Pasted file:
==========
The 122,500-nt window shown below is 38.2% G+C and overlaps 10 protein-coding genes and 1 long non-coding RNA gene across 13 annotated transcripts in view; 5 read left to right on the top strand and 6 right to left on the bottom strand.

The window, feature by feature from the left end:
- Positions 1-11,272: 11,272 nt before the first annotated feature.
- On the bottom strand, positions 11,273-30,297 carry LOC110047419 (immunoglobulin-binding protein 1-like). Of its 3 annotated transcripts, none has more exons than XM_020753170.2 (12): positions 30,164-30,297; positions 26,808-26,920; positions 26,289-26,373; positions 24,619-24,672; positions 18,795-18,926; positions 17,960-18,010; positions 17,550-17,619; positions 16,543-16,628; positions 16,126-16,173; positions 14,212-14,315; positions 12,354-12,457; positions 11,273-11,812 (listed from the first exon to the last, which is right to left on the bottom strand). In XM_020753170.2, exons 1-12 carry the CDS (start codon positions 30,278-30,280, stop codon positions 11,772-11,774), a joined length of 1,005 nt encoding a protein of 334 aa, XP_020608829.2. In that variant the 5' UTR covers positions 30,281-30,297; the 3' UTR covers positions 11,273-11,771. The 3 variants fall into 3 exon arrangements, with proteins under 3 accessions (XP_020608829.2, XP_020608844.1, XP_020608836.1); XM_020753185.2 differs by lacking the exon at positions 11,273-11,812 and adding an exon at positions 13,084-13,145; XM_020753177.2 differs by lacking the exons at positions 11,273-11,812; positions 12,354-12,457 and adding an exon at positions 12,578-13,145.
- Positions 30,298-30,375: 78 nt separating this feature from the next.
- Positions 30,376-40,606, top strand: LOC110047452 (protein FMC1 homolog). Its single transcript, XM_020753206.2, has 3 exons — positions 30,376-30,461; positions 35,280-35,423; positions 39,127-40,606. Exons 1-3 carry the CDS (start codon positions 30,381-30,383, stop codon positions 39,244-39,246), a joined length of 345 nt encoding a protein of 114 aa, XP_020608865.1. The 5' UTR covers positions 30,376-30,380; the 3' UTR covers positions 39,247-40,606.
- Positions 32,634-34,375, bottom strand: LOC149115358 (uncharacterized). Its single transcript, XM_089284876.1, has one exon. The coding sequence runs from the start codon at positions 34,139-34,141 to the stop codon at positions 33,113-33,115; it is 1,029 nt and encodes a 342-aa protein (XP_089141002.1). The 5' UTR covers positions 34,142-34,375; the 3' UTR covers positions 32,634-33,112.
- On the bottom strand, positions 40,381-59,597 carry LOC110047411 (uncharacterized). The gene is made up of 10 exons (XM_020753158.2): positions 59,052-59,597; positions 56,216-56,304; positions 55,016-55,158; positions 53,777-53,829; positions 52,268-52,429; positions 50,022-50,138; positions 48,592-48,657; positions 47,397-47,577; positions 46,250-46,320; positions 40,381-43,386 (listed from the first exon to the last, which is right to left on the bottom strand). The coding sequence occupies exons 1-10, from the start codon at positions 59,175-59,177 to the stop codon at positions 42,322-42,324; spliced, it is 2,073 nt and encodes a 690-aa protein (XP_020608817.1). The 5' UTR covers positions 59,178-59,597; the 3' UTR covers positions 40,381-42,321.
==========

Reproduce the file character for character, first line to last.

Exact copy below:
The 122,500-nt window shown below is 38.2% G+C and overlaps 10 protein-coding genes and 1 long non-coding RNA gene across 13 annotated transcripts in view; 5 read left to right on the top strand and 6 right to left on the bottom strand.

The window, feature by feature from the left end:
- Positions 1-11,272: 11,272 nt before the first annotated feature.
- On the bottom strand, positions 11,273-30,297 carry LOC110047419 (immunoglobulin-binding protein 1-like). Of its 3 annotated transcripts, none has more exons than XM_020753170.2 (12): positions 30,164-30,297; positions 26,808-26,920; positions 26,289-26,373; positions 24,619-24,672; positions 18,795-18,926; positions 17,960-18,010; positions 17,550-17,619; positions 16,543-16,628; positions 16,126-16,173; positions 14,212-14,315; positions 12,354-12,457; positions 11,273-11,812 (listed from the first exon to the last, which is right to left on the bottom strand). In XM_020753170.2, exons 1-12 carry the CDS (start codon positions 30,278-30,280, stop codon positions 11,772-11,774), a joined length of 1,005 nt encoding a protein of 334 aa, XP_020608829.2. In that variant the 5' UTR covers positions 30,281-30,297; the 3' UTR covers positions 11,273-11,771. The 3 variants fall into 3 exon arrangements, with proteins under 3 accessions (XP_020608829.2, XP_020608844.1, XP_020608836.1); XM_020753185.2 differs by lacking the exon at positions 11,273-11,812 and adding an exon at positions 13,084-13,145; XM_020753177.2 differs by lacking the exons at positions 11,273-11,812; positions 12,354-12,457 and adding an exon at positions 12,578-13,145.
- Positions 30,298-30,375: 78 nt separating this feature from the next.
- Positions 30,376-40,606, top strand: LOC110047452 (protein FMC1 homolog). Its single transcript, XM_020753206.2, has 3 exons — positions 30,376-30,461; positions 35,280-35,423; positions 39,127-40,606. Exons 1-3 carry the CDS (start codon positions 30,381-30,383, stop codon positions 39,244-39,246), a joined length of 345 nt encoding a protein of 114 aa, XP_020608865.1. The 5' UTR covers positions 30,376-30,380; the 3' UTR covers positions 39,247-40,606.
- Positions 32,634-34,375, bottom strand: LOC149115358 (uncharacterized). Its single transcript, XM_089284876.1, has one exon. The coding sequence runs from the start codon at positions 34,139-34,141 to the stop codon at positions 33,113-33,115; it is 1,029 nt and encodes a 342-aa protein (XP_089141002.1). The 5' UTR covers positions 34,142-34,375; the 3' UTR covers positions 32,634-33,112.
- On the bottom strand, positions 40,381-59,597 carry LOC110047411 (uncharacterized). The gene is made up of 10 exons (XM_020753158.2): positions 59,052-59,597; positions 56,216-56,304; positions 55,016-55,158; positions 53,777-53,829; positions 52,268-52,429; positions 50,022-50,138; positions 48,592-48,657; positions 47,397-47,577; positions 46,250-46,320; positions 40,381-43,386 (listed from the first exon to the last, which is right to left on the bottom strand). The coding sequence occupies exons 1-10, from the start codon at positions 59,175-59,177 to the stop codon at positions 42,322-42,324; spliced, it is 2,073 nt and encodes a 690-aa protein (XP_020608817.1). The 5' UTR covers positions 59,178-59,597; the 3' UTR covers positions 40,381-42,321.